Payday Lenders Given Ultimatum

March 14, 2013

Payday loan firms have been given a period of 12 weeks to change their business practices following an Office of Fair Trading (OFT) review.

The year-long review has uncovered troubling evidence of irresponsible lending and breaches of the law in the £2bn sector.

The names of the companies studied were not reported, but the OFT state that they covered 90% of all payday loans in the UK.

Many poor practices were identified, the worst problems being:

  • Lenders not carrying out  proper affordability checks before lending
  • Failure to explain how payment would be collected
  • Acting aggressively to obtain payment
  • No allowances made for struggling borrowers

Clive Maxwell, OFT chief executive, said: “We have found fundamental problems with the way the payday market works and widespread breaches of the law and regulations, causing misery and hardship for many borrowers.

“Payday lenders are earning up to half their revenue not from one-off loans, but from rolled over or re-financed deals where unexpected costs can rapidly mount up.”

The OFT said that the competitive nature of payday loans may be in part responsible for irresponsible lending, with companies competing by concentrating on speed and easy access to loans, rather than better interest rates.

Out of the 50 firms visited, only six of those could provide evidence that they had considered borrowers’ disposable income when carrying out affordability checks.

“Irresponsible lending is not confined to a few rogue payday lenders – it is a problem across the sector. If we do not see rapid, significant improvements by the 50 lenders we inspected they risk their licences being removed. Payday lending is a top enforcement priority for the OFT,” Maxwell said.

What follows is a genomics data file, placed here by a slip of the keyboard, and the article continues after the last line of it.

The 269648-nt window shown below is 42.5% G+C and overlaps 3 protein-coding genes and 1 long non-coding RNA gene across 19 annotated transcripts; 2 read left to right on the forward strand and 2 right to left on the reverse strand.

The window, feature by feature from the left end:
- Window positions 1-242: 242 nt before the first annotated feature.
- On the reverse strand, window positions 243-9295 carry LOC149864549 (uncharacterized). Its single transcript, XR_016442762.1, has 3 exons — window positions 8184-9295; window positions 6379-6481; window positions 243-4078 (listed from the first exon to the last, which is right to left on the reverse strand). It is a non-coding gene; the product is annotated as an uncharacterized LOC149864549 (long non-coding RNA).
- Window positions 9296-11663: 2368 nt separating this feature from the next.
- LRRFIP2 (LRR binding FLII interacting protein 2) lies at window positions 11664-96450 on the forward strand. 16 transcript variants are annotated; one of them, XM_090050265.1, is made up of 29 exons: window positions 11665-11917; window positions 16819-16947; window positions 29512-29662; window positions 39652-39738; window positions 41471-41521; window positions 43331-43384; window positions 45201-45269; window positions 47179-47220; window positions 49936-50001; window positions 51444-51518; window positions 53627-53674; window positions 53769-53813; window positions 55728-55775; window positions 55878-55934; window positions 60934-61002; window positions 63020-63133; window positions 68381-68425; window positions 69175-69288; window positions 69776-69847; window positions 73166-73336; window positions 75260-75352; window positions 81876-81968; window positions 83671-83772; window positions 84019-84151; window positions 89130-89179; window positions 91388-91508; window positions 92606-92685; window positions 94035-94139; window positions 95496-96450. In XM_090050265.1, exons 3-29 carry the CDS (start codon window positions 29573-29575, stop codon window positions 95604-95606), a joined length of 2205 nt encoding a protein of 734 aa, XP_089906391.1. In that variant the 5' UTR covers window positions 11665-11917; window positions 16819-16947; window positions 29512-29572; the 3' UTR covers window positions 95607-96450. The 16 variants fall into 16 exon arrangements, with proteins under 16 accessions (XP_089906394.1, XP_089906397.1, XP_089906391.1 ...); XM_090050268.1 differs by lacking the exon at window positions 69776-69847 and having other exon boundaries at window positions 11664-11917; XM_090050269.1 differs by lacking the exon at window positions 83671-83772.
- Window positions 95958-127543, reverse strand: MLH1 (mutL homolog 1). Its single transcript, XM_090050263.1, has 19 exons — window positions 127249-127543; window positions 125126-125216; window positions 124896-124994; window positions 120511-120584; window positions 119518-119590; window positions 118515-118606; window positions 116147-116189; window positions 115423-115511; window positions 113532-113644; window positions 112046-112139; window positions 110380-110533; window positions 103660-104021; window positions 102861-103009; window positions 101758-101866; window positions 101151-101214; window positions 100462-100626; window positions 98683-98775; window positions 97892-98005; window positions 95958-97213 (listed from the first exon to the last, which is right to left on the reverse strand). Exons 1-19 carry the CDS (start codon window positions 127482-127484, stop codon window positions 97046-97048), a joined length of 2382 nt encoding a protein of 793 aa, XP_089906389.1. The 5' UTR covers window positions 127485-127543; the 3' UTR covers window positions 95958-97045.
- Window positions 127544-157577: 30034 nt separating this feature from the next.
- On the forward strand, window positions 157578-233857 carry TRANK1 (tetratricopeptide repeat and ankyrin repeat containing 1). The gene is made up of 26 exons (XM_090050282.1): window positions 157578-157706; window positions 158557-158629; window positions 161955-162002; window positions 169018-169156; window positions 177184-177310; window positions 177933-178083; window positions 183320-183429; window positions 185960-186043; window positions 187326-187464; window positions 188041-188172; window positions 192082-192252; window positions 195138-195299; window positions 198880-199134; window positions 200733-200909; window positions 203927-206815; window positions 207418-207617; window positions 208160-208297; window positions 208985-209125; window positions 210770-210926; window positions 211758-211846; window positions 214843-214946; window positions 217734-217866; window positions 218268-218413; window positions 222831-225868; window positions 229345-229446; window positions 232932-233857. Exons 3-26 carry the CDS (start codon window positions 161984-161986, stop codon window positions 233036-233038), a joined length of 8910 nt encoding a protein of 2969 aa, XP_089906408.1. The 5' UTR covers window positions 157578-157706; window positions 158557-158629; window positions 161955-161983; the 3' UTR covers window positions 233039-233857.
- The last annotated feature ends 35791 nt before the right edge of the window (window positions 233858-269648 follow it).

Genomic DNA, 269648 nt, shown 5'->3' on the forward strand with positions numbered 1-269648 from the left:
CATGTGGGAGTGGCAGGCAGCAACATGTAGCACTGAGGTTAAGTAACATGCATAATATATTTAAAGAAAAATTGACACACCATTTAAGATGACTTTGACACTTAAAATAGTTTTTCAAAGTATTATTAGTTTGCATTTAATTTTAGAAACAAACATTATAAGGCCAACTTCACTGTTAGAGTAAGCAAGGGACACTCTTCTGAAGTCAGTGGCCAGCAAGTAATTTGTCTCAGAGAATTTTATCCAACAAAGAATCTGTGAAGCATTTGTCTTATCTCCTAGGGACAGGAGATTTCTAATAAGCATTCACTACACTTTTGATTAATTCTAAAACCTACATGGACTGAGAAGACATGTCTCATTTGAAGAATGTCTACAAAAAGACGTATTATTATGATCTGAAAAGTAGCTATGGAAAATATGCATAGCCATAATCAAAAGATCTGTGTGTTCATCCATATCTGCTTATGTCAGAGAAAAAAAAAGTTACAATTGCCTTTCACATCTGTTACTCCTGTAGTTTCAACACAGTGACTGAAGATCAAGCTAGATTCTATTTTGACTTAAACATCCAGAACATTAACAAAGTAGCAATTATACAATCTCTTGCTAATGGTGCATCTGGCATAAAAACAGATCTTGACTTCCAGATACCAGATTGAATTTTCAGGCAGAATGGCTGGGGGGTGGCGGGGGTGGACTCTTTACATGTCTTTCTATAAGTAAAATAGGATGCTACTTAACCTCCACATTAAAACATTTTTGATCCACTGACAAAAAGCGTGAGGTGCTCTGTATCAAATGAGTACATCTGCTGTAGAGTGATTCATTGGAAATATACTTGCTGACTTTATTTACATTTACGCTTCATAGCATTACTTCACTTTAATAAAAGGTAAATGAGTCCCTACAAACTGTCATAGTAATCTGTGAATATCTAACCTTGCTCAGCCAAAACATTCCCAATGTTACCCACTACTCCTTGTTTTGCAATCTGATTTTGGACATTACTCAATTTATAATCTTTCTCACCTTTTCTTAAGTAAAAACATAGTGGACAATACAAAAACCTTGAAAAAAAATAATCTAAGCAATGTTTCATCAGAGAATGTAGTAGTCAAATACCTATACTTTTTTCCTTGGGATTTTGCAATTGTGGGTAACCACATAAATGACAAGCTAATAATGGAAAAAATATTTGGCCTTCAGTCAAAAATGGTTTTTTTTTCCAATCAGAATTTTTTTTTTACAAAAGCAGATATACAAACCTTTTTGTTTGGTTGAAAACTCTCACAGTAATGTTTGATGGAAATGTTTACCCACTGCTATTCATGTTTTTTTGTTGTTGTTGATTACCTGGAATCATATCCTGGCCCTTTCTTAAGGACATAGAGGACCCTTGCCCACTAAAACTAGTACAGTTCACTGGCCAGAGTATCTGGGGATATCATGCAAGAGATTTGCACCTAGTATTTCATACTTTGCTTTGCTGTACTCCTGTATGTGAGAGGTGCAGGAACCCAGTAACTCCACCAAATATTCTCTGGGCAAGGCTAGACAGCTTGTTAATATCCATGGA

The government has announced plans on how it is going to deal with bad business practices. It wants payday loan companies to face restrictions on how they advertise, and it plans to consult with the industry on a new code of practice.

Consumer Affairs Minister Jo Swinson said: “The government will work closely with the Office of Fair Trading, Advertising Standards Agency, Committees of Advertising Practice, and industry to make sure advertising does not lure consumers into taking out payday loans that are not right for them.”

The OFT undertook the review after charities reported a huge rise in complaints about payday lenders from customers.

In response to the review, the loans industry has said that it is already changing its operations. Russell Hamblin-Boone, chief executive of the Consumer Finance Association (CFA), said, “We recognise there are concerns about the industry. However, these reports are a snapshot in time, and work is already underway.”

With the new time limit set by the OFT, firms have 12 weeks left to change or risk losing their licences.